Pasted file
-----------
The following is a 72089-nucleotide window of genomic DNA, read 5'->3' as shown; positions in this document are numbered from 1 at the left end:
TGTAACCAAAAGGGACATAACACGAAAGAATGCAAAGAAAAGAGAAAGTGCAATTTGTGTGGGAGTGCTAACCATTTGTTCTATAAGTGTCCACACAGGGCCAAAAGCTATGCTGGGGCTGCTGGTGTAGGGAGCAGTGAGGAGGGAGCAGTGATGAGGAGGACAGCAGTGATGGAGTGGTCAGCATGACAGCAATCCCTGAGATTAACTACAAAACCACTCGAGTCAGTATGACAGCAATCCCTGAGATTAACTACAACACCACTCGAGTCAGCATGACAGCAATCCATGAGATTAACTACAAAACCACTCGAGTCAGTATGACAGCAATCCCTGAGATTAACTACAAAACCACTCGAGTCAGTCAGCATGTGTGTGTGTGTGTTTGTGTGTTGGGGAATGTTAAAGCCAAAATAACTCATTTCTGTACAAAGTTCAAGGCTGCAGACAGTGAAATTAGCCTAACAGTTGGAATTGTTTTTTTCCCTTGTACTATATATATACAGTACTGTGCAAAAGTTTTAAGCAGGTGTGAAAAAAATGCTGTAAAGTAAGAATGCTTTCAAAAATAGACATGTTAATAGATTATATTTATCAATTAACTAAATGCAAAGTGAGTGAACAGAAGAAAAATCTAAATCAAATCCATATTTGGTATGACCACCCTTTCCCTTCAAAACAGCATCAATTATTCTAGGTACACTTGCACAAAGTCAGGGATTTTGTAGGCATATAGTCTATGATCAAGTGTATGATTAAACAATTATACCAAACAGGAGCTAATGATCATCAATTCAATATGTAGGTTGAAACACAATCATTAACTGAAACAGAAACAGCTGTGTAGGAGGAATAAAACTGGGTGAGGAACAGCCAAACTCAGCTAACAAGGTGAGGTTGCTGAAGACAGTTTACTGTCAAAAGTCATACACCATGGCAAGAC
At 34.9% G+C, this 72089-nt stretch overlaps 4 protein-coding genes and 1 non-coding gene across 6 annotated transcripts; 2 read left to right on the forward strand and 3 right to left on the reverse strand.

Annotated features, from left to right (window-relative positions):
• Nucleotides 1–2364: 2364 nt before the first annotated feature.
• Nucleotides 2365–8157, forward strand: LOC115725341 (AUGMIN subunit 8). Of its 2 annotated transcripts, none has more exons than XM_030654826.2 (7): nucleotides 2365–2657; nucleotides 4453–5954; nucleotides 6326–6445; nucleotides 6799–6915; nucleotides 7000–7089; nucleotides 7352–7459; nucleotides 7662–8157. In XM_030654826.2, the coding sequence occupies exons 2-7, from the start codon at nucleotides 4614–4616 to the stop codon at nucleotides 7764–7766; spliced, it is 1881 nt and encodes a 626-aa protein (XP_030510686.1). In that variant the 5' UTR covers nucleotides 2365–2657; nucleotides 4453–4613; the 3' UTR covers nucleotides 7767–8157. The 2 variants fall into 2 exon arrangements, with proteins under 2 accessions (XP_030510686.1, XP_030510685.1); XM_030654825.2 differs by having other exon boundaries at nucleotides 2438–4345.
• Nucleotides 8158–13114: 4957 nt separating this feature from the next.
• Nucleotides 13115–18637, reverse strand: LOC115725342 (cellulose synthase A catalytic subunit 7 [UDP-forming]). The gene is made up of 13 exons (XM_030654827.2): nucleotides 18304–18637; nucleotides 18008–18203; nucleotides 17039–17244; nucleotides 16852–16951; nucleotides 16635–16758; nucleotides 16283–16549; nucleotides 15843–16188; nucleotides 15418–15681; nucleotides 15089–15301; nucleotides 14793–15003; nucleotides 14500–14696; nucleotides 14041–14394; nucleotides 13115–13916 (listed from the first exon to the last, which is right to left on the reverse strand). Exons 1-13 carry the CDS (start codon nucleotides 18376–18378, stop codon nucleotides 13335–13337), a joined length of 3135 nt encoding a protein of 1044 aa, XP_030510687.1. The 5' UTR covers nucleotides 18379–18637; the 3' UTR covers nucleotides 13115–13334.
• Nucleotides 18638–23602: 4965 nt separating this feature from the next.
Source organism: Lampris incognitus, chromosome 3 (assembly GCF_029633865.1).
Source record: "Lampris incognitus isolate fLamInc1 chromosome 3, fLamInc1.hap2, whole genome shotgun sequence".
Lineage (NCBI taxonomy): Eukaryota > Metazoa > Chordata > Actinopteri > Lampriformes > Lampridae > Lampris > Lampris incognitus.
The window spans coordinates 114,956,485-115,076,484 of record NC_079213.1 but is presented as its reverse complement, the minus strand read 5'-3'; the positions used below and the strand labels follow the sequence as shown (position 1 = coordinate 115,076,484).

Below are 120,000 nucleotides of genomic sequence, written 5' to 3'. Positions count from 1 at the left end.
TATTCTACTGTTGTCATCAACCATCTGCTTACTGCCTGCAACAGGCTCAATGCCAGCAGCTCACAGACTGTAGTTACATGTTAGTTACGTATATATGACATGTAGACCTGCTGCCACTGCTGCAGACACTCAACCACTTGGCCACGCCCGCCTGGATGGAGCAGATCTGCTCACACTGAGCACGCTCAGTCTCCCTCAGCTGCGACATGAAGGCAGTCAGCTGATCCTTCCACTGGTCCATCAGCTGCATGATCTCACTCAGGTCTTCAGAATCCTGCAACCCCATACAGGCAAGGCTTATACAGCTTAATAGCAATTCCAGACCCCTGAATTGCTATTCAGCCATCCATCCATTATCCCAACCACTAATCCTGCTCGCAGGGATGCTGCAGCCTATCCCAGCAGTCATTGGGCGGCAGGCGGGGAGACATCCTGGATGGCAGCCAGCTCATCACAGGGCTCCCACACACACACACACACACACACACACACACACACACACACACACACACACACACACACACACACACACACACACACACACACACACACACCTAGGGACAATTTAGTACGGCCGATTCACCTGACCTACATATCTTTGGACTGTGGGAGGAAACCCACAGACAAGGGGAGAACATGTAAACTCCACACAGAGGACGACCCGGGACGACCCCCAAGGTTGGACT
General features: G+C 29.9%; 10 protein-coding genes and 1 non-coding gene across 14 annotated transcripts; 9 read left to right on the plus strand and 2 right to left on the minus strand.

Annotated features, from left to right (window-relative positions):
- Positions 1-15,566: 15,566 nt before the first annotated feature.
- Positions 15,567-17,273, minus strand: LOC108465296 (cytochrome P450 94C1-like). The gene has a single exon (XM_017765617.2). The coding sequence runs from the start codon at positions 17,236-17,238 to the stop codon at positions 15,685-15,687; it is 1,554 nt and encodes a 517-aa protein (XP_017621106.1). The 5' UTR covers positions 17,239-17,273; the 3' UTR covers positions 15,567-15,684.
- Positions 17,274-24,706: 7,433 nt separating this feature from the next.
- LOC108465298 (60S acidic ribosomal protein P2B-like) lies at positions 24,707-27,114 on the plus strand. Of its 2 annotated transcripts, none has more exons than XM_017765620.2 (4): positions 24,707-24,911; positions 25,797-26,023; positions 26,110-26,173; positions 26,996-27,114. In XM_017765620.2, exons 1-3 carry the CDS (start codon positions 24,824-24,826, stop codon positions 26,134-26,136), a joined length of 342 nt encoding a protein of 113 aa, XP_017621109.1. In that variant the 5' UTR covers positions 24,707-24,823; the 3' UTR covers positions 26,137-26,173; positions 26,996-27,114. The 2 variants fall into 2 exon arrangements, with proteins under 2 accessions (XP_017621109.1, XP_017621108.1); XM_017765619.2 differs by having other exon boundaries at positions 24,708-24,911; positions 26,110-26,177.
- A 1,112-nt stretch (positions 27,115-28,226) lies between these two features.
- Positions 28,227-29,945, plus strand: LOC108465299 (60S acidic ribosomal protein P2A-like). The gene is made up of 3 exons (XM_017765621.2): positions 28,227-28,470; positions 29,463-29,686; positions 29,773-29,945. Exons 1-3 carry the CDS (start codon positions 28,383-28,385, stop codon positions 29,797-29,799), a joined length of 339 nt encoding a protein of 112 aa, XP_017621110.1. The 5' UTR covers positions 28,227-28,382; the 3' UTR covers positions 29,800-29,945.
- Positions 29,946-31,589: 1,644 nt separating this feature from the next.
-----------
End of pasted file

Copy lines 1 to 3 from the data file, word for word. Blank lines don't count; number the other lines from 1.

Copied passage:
The following is a 72089-nucleotide window of genomic DNA, read 5'->3' as shown; positions in this document are numbered from 1 at the left end:
TGTAACCAAAAGGGACATAACACGAAAGAATGCAAAGAAAAGAGAAAGTGCAATTTGTGTGGGAGTGCTAACCATTTGTTCTATAAGTGTCCACACAGGGCCAAAAGCTATGCTGGGGCTGCTGGTGTAGGGAGCAGTGAGGAGGGAGCAGTGATGAGGAGGACAGCAGTGATGGAGTGGTCAGCATGACAGCAATCCCTGAGATTAACTACAAAACCACTCGAGTCAGTATGACAGCAATCCCTGAGATTAACTACAACACCACTCGAGTCAGCATGACAGCAATCCATGAGATTAACTACAAAACCACTCGAGTCAGTATGACAGCAATCCCTGAGATTAACTACAAAACCACTCGAGTCAGTCAGCATGTGTGTGTGTGTGTTTGTGTGTTGGGGAATGTTAAAGCCAAAATAACTCATTTCTGTACAAAGTTCAAGGCTGCAGACAGTGAAATTAGCCTAACAGTTGGAATTGTTTTTTTCCCTTGTACTATATATATACAGTACTGTGCAAAAGTTTTAAGCAGGTGTGAAAAAAATGCTGTAAAGTAAGAATGCTTTCAAAAATAGACATGTTAATAGATTATATTTATCAATTAACTAAATGCAAAGTGAGTGAACAGAAGAAAAATCTAAATCAAATCCATATTTGGTATGACCACCCTTTCCCTTCAAAACAGCATCAATTATTCTAGGTACACTTGCACAAAGTCAGGGATTTTGTAGGCATATAGTCTATGATCAAGTGTATGATTAAACAATTATACCAAACAGGAGCTAATGATCATCAATTCAATATGTAGGTTGAAACACAATCATTAACTGAAACAGAAACAGCTGTGTAGGAGGAATAAAACTGGGTGAGGAACAGCCAAACTCAGCTAACAAGGTGAGGTTGCTGAAGACAGTTTACTGTCAAAAGTCATACACCATGGCAAGAC
At 34.9% G+C, this 72089-nt stretch overlaps 4 protein-coding genes and 1 non-coding gene across 6 annotated transcripts; 2 read left to right on the forward strand and 3 right to left on the reverse strand.